When Decisions Become Difficult: Dementia and Mental Capacity

Woman with light brown skin hugging her partner with dark brown skin, he has a white beard. They are sat on a sofa.

For people living with dementia there may come a time when making decisions become increasingly difficult and a person’s mental capacity needs to be assessed.

This may happen if:

  • the person’s behaviour or circumstances are making those around them doubt whether the person has capacity to make decisions
  • a social worker, GP or other professional may have doubts about the person’s ability to make decisions
  • the person has previously been unable to make a decision for themselves.

By assessing mental capacity, it ensures the person living with dementia can be protected from potential harm and if necessary, support put in place for decisions be made on their behalf. These decisions can range from significant ones such as writing a Will or where to live, to day-to-day decision such as what to wear or what to eat.

Mental Capacity is really just another way of saying a person’s ability to make a decision. It is important that we don’t confuse it with other concepts such as vulnerability or mental ill health because whilst there may be some cross-over between them, it is possible to lack capacity and not be vulnerable or suffering from mental ill-health and vice-versa.


What is the Mental Capacity Act?

The Mental Capacity Act was passed by parliament in 2005 and came into force in 2008. It established 5 core principles and provided a more formal framework for professionals to assess mental capacity. These principles are: the presumption of capacity, supported decision making, unwise decisions, best interests and less restrictive options.

Mental Capacity Assessment

If a person with dementia needs to have a Mental Capacity Assessment, it will involve a 2-stage test and the professional making the assessment will be looking for a range of indicators about their decision-making ability.

The first stage asks 2 questions;

  1. Is there an impairment of, or disturbance in the functioning of, the person’s mind or brain?
  2. Is the impairment or disturbance sufficient that the person lacks the capacity to make the decision in question?

This stage is sometimes called ‘the diagnostic stage’, which I believe is misleading. We are not looking for a diagnosis, rather evidence of an ‘impairment or disturbance’. It is important to remember that diagnosis follow symptoms and so it is the symptoms or presentation of the individual we are looking for rather than the label/diagnosis.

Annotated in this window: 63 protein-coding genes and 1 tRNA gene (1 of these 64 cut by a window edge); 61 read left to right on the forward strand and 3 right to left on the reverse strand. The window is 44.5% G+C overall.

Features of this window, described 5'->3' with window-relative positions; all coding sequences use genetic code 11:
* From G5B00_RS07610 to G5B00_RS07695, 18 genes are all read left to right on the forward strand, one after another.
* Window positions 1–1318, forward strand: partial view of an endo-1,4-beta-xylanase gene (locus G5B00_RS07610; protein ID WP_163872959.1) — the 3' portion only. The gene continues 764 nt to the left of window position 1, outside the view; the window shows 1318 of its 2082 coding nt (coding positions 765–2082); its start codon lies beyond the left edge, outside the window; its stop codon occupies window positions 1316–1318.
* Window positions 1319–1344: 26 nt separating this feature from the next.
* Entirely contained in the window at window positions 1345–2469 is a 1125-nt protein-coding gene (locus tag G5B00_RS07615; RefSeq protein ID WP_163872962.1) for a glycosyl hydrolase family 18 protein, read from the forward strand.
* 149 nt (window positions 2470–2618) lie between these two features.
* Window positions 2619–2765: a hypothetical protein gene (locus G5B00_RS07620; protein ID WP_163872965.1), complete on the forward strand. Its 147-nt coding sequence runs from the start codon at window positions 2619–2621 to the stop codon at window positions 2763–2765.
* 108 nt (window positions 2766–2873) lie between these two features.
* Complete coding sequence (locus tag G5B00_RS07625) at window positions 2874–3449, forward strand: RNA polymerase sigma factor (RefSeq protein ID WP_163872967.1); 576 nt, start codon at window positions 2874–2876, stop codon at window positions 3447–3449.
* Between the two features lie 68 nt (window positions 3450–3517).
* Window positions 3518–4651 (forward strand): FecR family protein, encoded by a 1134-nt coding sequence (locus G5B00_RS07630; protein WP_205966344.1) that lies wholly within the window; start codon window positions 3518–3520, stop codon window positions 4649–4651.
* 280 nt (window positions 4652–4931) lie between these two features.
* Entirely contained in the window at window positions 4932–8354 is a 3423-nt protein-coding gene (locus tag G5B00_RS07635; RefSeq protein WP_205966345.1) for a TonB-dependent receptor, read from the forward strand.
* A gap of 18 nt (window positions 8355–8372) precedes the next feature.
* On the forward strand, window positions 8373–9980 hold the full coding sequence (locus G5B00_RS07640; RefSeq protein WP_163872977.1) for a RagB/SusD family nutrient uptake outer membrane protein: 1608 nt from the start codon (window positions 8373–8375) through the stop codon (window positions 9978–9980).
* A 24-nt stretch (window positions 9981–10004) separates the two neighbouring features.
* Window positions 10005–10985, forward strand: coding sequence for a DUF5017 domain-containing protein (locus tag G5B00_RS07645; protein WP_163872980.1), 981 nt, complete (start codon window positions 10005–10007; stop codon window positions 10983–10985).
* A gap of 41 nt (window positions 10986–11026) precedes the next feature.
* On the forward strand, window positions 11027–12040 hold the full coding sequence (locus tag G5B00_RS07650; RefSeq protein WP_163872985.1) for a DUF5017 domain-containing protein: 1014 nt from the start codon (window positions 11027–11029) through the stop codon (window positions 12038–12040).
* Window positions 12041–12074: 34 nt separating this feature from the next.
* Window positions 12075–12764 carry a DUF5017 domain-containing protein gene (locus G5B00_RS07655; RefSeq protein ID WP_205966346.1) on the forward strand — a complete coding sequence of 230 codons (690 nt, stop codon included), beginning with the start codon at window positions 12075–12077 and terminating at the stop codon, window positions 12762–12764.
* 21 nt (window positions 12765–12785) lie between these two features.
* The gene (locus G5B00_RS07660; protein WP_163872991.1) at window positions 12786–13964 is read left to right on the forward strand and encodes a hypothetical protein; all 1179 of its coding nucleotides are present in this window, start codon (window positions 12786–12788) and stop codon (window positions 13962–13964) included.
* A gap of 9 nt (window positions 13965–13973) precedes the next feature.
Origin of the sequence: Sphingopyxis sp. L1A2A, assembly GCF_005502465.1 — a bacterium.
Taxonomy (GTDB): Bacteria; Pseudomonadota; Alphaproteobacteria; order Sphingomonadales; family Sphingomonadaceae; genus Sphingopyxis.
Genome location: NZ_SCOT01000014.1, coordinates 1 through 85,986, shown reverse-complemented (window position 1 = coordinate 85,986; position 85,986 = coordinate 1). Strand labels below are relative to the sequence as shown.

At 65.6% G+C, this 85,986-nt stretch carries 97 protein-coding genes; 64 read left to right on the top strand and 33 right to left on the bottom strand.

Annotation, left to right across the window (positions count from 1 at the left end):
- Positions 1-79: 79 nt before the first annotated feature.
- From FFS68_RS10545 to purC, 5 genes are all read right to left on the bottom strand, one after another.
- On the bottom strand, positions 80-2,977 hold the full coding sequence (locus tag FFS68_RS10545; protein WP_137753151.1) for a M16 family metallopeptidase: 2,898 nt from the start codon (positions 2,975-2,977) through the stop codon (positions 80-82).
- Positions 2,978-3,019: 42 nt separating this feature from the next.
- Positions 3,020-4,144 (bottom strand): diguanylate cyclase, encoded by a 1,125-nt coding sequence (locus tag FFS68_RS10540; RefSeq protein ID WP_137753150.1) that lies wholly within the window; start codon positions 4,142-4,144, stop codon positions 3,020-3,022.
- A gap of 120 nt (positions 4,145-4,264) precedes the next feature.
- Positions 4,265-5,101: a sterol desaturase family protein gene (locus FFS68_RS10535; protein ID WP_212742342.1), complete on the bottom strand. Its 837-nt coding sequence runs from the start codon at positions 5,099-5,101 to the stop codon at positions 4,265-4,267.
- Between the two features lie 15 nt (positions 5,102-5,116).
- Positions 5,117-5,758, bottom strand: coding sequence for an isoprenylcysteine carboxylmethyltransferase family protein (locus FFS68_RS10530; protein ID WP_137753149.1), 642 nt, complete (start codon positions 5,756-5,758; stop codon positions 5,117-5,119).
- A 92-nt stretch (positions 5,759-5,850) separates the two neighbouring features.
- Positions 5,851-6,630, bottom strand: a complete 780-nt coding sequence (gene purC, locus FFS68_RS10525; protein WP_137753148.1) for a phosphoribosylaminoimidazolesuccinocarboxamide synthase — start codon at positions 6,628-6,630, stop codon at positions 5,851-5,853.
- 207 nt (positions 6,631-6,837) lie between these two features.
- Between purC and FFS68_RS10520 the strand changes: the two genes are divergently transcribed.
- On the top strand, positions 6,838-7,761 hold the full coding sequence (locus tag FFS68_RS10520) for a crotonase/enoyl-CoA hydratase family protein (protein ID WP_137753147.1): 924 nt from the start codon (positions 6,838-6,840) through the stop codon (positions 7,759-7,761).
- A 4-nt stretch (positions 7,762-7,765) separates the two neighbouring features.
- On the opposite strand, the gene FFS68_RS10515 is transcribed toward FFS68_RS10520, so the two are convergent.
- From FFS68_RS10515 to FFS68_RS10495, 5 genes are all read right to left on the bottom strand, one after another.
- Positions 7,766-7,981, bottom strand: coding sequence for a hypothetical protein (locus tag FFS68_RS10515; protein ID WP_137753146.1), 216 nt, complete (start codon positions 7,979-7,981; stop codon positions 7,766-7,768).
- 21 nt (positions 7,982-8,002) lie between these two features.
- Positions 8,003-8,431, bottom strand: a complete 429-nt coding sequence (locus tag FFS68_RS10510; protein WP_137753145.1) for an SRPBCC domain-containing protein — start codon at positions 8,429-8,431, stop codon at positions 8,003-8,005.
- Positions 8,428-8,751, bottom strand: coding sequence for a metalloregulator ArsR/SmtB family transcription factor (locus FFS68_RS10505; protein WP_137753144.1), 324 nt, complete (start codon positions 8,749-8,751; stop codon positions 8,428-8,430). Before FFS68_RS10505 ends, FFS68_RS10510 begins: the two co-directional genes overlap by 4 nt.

The second stage of the test, sometimes called the functional test, dictates that the person is unable to make a decision if they cannot:

  • understand relevant information about the decision to be made;
  • retain that relevant information in their mind;
  • use or weigh up the relevant information as part of the decision process; or
  • communicate their decision.

If a person lacks capacity in any one of these areas, this represents a lack of capacity (Mental Capacity Act 2005: Code of Practice).

The key here is that the information we are expecting the person to understand, retain, weigh up and use must be relevant. This is why the mini mental state test (can you count backwards from 100 in 7’s? What’s the name of the prime minister?) is not considered to be a test for mental capacity. I don’t know a single decision where being able to count back from 100 in 7’s is relevant. This is often called the threshold of understanding.

The threshold of understanding

The threshold of understanding is, what a person needs to understand to make a specific decision. So for example, what a person needs to understand to decide where to live - is very different to what they need to understand to make a Will.

Caselaw tells us is it is really important that we don’t set the threshold of too high or too low. As a guide we set the threshold of understanding at the level that we would expect the ‘average person on the Clapham omnibus’ to know and understand. As you might expect this often sets understanding lower than you might think – image how much thought the average 18-year-old gives to their use of social media for example!


Capacity is time specific

The final thing to be aware of is that mental capacity is time specific. The Act tells us that a person only has to retain information for the length of the decision process. The question is, how long is the decision-making process?

What this means is we have to identify whether a decision is ‘macro’ or on-going (in which case the person needs to retain information for longer) or whether the decision is ‘micro’ or one-off (in which case they only need to retain the information at that specific moment).

Someone living with dementia may have the capacity to decide what they would like to wear or what they would like to eat for lunch, but they may struggle with managing their finances which involves ongoing and long-term decision making.

If you are concerned about a loved ones’ ability to make decisions, please speak to their GP, social worker, or care providers.

This article is written by Tim Farmer.

He is the Founder of TSF Consultants, Mental Capacity Assessors - https://tsfconsultants.co.uk/

Tim Farmer head shot, he is smiling.

He is a trained mental health nurse with over 25 years of experience of working with adults and children with reduced mental capacity, and he has completed in excess of 3,500 mental capacity tests.